However, most of the STAT3 inhibitors for gastric cancer have been confined to experimental studies. Several previous in vitro/in vivo studies showed inhibition of STAT3 activity and anti-inflammatory cytokines such as IL-11, IL-6 and IL-1β via repression of JAK1/2 phosphorylation [22, 23]. Several drugs such as AZD 1480, a potent JAK1/2 phosphorylation inhibitor, or OPB-31121, a STAT3 inhibitor targeting Src homology 2 (SH2) domain of STAT3, have been evaluated in phase I and II clinical studies. However, these have been abandoned due to severe side effects [24] or showed relatively low clinical efficacy [25]. Furthermore, technical problems in developing more stable and effective STAT3 inhibitors also exist. Recently, Chen and his colleagues demonstrated that EMT and progression of hepatocellular carcinoma (HCC) is effectively modulated by SHP-1 via suppression of TGF-β1-induced constitutive p-STAT3 activity [26]. In gastric cancer, the role of SHP-1 for inhibition of STAT3 has been rarely reported. Sun et al. showed that transmembrane protein with epidermal growth factor and two follistatin motifs 2 (TMEFF2) is a key binding partner of SHP-1 and effectively suppresses STAT3 signaling in gastric cancer cells. Higher co-expression of TMEFF2 and SHP-1 is closely associated with favorable outcomes in gastric cancer patients [27]. Thus, SHP-1 may be a promising phosphatase for inactivation of STAT3 signaling in gastric cancer cells, and the biologic function of SHP-1 in gastric cancer needs to be further evaluated in future studies.

We previously reported that expression of SHP-1 is mostly attenuated or abolished in gastric cancer cell lines which are governed by epigenetic mechanism [8]. Sun et al. showed that mRNA expression of SHP-1 is highest in normal gastric tissues, followed by intestinal metaplasia, dysplasia, and lowest in gastric cancer. Inversely, CpG island promoter hypermethylation of SHP-1 was most frequent in gastric cancer, followed by dysplasia, intestinal metaplasia and normal gastric tissues [27]. Thus, upregulation of SHP-1 might be an important issue for effective dephosphorylation and inhibition of STAT3 in gastric cancer cells. Chen et al. showed that several multikinase inhibitors including sorafenib, dovitinib and regorafenib, and their analogues, have potent anti-STAT3 effects via induction of SHP-1 in HCC cells [28,29,30,31]. In gastric cancer, Liu et al. experimentally showed that honokiol, a small-molecular weight natural product, increases SHP-1 expression and dephosphorylates STAT-3 through upregulation of calpain II, a calcium-activated non-lysosomal cysteine protease, in gastric cancer cells [32]. In this study, we showed that ATO enhances SHP-1 expression to dephosphorylate JAK2/STAT3 and modulate Snail1/E-cadherin expression, thus inhibiting EMT and cellular invasion in AGS cells. Therefore, we consider that SHP-1 is a key regulator of dephosphorylation of STAT3 and has an anti-EMT effect in gastric cancer cells. Meanwhile, a recent study showed that ATO shows a reductive effect on multidrug resistance to doxorubicin in gastric cancer cell lines [33]. Constitutive activation of STAT3 is closely associated with chemoresistance in gastric cancer [34]. Restoration of chemoresistance by ATO in gastric cancer cells might be related to inactivation of STAT3 via induction of SHP-1. This needs to be investigated further.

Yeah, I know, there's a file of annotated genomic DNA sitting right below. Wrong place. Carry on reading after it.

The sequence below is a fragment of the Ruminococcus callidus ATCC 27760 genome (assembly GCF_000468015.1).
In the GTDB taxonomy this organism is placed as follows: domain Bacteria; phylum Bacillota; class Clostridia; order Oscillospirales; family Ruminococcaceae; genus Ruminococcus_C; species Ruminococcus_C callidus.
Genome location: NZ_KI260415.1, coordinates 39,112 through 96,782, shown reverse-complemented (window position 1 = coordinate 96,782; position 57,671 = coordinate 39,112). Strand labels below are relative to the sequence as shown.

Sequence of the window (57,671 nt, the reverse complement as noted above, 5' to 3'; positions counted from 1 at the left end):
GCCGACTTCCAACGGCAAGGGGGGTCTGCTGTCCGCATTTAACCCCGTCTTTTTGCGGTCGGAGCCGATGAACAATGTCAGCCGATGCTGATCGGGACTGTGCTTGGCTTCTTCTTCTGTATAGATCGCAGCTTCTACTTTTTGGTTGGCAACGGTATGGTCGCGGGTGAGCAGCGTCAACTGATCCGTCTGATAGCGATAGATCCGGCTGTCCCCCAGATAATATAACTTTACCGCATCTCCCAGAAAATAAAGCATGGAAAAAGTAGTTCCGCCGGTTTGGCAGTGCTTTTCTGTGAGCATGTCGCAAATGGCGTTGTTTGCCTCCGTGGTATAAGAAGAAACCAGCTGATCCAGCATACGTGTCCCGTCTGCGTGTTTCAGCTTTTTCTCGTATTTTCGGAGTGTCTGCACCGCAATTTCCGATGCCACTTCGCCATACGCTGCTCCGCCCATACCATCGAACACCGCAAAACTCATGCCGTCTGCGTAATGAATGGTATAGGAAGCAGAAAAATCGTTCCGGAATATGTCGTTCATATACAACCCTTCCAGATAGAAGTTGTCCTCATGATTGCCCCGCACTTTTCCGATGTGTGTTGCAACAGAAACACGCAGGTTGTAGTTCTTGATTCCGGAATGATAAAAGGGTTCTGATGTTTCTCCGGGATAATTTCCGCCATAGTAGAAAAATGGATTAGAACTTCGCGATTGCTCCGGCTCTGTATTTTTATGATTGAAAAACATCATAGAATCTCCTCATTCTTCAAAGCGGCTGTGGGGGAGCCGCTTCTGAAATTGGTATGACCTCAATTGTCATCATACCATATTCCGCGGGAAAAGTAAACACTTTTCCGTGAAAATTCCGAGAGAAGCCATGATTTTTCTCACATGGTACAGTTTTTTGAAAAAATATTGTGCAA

Conclusion

ATO effectively inhibits cellular invasion, EMT, and tumorigenesis in gastric cancer cells which are mediated by dephosphorylation of JAK2/STAT3 through increase of SHP-1 expression. Since direct inhibition of STAT3 is technically difficult and is limited in clinical efficacy, modulation of the SHP-1/STAT3 axis might be a promising therapeutic strategy in the treatment of gastric cancer, especially in overcoming chemoresistance. Further research for the development of potent and stable SHP-1 inducers is expected in the near future.

Abbreviations

ATO:

Arsenic trioxide

CagA:

Cytotoxin-associated antigen

EMT:

Epithelial-mesenchymal transition

H. pylori :

Helicobacter pylori

HCC:

Hepatocellular carcinoma

IHC:

Immunohistochemistry

IL:

Interleukin

JAK2:

Janus kinase 2

MMP-9:

Matrix metalloproteinases-9

PI3K:

Phosphatidylinositol 3-kinase

SH2:

Src homology 2

SHP-1:

SH2- containing protein tyrosine phosphatase 1

STAT3:

Signal transducer and activator of transcription 3

Th:

T-helper

TMEFF2:

Transmembrane protein with epidermal growth factor and two follistatin motifs 2

VEGF-1:

Vascular endothelial growth factor-1

WST-1:

Water-soluble tetrazolium salt-1

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Acknowledgements

Not applicable.

Funding

This study was financially supported by Korea University Grant (Grant number: K1512661, for the design of the study and collection, analysis, and interpretation of data) and Basic Science Research Program through the National Research Foundation of Korea (NRF) funded by the Ministry of Education (grant number: NRF-2016R1D1A1A02936964, for the design of the study and collection).

Availability of data and materials

The datasets used and/or analyzed during the current study available from the corresponding author on reasonable request.

Author information

Study design and concept: JMK, KSH, YHS. Performance of experiment: YHS, JMK. Data collection and analysis: JMK, YHS, KSH, KT, LBJ. Writing of manuscript: JMK, KSH, YHS, KT. Advice for study design and writing manuscript: LBJ, PJJ, LSW, CHJ, BYT. Replenishment of data and revision of manuscript: JMK, LBJ, PJJ, LSW, CHJ, BYT. Reading of article and final approval: all authors.

Correspondence to Moon Kyung Joo.

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Ethics approval and consent to participate

All mouse experiments were performed in accordance with the Principles of Laboratory Animal Care of the National Institute of Health and were approved by the Ethic Committee of Korea University Laboratory Animal Research Center (Reference no. KOREA-2016-0020).

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The authors declare that they have no competing interests.

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Keywords

  • Arsenic trioxide
  • Epithelial-mesenchymal transition
  • SH2-containing protein tyrosine phosphatase 1
  • Signal transducer and activator of transcription 3